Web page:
literary fiction, classic literature, and general literary discussion.


Literary Blog Hop


Discuss a work of literary merit that you hated
when you were made to read it in school or university. Why did you dislike it?

 
 
   
 Required Reading...
How can we go so wrong
in the name of doing something so right?

How many people now loathe reading 
 as a result of Required Reading?

If a book is so wonderful that
 it should be Required Reading,
why can't we trust that
people will flock to the book on their own?


And are there really books that
should be Required Reading?
 Why?

And for everyone?

If I could share tales of the horrors
of Required Reading
I've heard as a librarian,
it would make you,
 my fellow readers,
sob.

Tuesday, January 18, 2011

Top Ten Inspirational Characters



My Top Ten Inspirational Characters are
all real beings who
I discovered in books.


Wangari Maathai
who started a program for replanting trees in Kenya


Wilma Rudolph
who became an amazing runner despite being born premature and suffering from illness

Sammy Lee
who became a champion diver though he was not allowed to
use the public swimming pool as a child because he was Asian-American

Dewey the Cat
who brought comfort to a town suffering from a deep recession

Louis Zamperini
who survived days on a rubber raft and a Japanese POW camp

Cesar Chavez
who fought for justice for migrant workers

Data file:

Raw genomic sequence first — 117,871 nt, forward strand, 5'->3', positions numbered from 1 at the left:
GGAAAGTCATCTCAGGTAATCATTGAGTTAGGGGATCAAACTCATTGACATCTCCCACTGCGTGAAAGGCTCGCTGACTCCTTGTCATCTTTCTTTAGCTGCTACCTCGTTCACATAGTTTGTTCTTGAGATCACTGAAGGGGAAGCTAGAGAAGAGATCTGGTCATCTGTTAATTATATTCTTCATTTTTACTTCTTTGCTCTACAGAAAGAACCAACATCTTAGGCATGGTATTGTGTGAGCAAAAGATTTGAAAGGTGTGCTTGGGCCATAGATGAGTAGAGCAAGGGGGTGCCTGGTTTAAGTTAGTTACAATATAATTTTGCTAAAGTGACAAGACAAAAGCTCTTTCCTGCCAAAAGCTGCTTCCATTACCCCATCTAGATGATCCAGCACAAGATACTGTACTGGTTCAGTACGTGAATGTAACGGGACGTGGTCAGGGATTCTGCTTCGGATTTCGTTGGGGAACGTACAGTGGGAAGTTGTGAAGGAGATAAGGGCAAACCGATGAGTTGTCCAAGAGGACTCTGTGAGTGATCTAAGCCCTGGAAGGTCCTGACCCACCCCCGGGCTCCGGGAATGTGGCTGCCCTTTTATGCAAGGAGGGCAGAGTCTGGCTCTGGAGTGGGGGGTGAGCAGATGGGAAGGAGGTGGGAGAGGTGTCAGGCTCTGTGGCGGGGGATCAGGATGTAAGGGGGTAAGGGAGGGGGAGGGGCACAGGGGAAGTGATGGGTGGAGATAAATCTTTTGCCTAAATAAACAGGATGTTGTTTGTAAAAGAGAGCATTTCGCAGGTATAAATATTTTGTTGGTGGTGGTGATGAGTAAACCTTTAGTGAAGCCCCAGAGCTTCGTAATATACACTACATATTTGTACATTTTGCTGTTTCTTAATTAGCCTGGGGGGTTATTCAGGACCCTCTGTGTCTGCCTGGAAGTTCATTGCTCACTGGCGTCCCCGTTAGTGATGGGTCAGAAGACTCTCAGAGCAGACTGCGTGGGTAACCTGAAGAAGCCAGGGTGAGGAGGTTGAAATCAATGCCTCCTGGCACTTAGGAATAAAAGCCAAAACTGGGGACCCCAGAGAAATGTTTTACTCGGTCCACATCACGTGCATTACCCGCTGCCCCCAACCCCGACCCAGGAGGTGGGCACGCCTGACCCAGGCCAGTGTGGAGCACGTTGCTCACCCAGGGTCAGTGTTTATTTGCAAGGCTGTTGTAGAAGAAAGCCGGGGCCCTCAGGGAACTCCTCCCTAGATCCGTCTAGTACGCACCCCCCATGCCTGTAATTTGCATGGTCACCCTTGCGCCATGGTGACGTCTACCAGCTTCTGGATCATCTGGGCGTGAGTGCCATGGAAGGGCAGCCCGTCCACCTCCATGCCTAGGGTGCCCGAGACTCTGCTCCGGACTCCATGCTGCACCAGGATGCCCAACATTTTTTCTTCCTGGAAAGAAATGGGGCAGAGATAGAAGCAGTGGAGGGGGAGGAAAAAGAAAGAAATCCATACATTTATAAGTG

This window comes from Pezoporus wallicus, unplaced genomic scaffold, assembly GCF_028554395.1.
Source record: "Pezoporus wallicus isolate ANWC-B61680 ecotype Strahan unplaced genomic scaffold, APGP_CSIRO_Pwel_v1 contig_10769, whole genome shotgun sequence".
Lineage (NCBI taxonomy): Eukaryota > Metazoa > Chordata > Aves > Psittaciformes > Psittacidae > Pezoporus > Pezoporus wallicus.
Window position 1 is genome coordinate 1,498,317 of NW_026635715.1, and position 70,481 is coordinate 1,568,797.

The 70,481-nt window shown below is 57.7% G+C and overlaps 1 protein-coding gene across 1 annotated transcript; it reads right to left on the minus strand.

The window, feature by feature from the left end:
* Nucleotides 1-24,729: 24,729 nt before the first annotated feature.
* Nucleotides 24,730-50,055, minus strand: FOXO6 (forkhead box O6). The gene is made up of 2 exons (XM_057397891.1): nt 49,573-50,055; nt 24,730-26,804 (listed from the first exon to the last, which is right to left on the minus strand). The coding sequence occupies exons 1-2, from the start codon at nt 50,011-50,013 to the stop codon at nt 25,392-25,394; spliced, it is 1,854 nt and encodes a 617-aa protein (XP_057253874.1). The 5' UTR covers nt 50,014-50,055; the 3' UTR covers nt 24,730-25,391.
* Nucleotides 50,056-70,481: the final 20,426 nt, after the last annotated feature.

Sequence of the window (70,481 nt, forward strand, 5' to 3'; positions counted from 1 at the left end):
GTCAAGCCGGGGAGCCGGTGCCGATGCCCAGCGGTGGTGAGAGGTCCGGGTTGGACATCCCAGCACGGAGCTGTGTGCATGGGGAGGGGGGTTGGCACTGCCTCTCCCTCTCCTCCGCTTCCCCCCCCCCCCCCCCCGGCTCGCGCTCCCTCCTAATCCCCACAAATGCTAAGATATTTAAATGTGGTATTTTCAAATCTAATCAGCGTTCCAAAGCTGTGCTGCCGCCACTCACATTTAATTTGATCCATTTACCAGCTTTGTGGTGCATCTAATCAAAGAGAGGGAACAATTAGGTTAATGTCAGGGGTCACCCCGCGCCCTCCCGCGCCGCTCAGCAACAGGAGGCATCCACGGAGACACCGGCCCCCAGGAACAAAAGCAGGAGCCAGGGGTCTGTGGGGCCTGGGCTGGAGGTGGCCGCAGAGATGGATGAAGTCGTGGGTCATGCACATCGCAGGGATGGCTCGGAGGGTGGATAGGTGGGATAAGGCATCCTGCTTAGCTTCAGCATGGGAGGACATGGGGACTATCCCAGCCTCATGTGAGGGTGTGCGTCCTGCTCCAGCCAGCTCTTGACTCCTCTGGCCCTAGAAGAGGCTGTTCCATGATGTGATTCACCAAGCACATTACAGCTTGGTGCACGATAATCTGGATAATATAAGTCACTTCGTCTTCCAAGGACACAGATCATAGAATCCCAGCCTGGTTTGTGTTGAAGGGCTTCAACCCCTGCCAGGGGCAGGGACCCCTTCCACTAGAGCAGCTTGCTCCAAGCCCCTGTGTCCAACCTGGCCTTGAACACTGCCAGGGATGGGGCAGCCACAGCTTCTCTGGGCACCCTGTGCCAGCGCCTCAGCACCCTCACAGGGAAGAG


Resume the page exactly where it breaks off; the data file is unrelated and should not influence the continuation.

Martin Luther King, Jr.
who sought Christian peace for an angry world

Dr. Paul Farmer
who treated the poorest of the poor

Greg Mortensen
who built schools for girls in Afghanistan

The Maasai Tribe in Kenya
who sent 14 of their most prized possessions to America
after hearing about the fall of the Twin Towers in NYC


Top Ten Tuesday is an original feature/weekly meme created here at The Broke and the Bookish. This feature was created because we are particularly fond of lists here at The Broke and the Bookish. We'd love to share our lists with other bookish folks and would LOVE to see your top ten lists!

Each week we will post a new Top Ten list that one of our bloggers here at The Broke and the Bookish will answer. Everyone is welcome to join. All we ask is that you link back to The Broke and the Bookish on your own Top Ten Tuesday post AND add your name to the Linky widget so that everyone can check out other bloggers lists! If you don't have a blog, just post your answers as a comment. Have fun with it! It's a fun way to get to know your fellow bloggers.

Sunday, January 16, 2011

Unbroken

Are you like me? Do you ever read a book that is so amazing that all you want to do is tell people to go read this book?

I'm not just talking about telling other big readers like me and you. I'm talking about telling everybody. My brother who loves WWII. My eighty-four year old dad who never reads books. My friend who reads mainly mysteries. My checker at Kroger. Everybody.

When I woke up this morning, I felt so happy: I had finished Unbroken by Laura Hillenbrand yesterday and I had loved it. I wanted to write a Sunday Salon post about Unbroken, a post so brilliantly written that everyone who read my post would zip out and buy the book and read it today.

I tried writing down my favorite parts of this amazing book and I tried writing lines and lines of enthusiastic prose about this amazing book and I tried writing entreaties to go buy this amazing book because it's, yes, amazing....but nothing seemed right.

Finally, I came across this fifty page excerpt of Unbroken and I realized that I could simply post part of the book and let you read the book for yourself and decide for yourself. In fact, I'll go further....I challenge you to simply read the two page preface of the book (pages 18 and 19) and see if this book works for you.

I'd love to hear what you think.